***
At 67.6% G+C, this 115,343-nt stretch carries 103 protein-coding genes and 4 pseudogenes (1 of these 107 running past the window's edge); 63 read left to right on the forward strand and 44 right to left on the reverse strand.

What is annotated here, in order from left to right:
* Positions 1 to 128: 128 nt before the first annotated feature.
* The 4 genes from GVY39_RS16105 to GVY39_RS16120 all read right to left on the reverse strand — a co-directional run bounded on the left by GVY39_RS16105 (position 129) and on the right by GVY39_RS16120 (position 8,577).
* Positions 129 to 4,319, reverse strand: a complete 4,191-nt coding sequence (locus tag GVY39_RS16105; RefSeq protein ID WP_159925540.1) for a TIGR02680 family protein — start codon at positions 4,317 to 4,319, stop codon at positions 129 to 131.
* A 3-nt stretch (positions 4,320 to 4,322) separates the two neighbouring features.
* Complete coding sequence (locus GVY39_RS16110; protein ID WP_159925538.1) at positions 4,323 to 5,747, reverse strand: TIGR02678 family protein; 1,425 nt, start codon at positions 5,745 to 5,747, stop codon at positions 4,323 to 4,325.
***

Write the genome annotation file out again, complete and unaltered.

At 67.6% G+C, this 115,343-nt stretch carries 103 protein-coding genes and 4 pseudogenes (1 of these 107 running past the window's edge); 63 read left to right on the forward strand and 44 right to left on the reverse strand.

What is annotated here, in order from left to right:
* Positions 1 to 128: 128 nt before the first annotated feature.
* The 4 genes from GVY39_RS16105 to GVY39_RS16120 all read right to left on the reverse strand — a co-directional run bounded on the left by GVY39_RS16105 (position 129) and on the right by GVY39_RS16120 (position 8,577).
* Positions 129 to 4,319, reverse strand: a complete 4,191-nt coding sequence (locus tag GVY39_RS16105; RefSeq protein ID WP_159925540.1) for a TIGR02680 family protein — start codon at positions 4,317 to 4,319, stop codon at positions 129 to 131.
* A 3-nt stretch (positions 4,320 to 4,322) separates the two neighbouring features.
* Complete coding sequence (locus GVY39_RS16110; protein ID WP_159925538.1) at positions 4,323 to 5,747, reverse strand: TIGR02678 family protein; 1,425 nt, start codon at positions 5,745 to 5,747, stop codon at positions 4,323 to 4,325.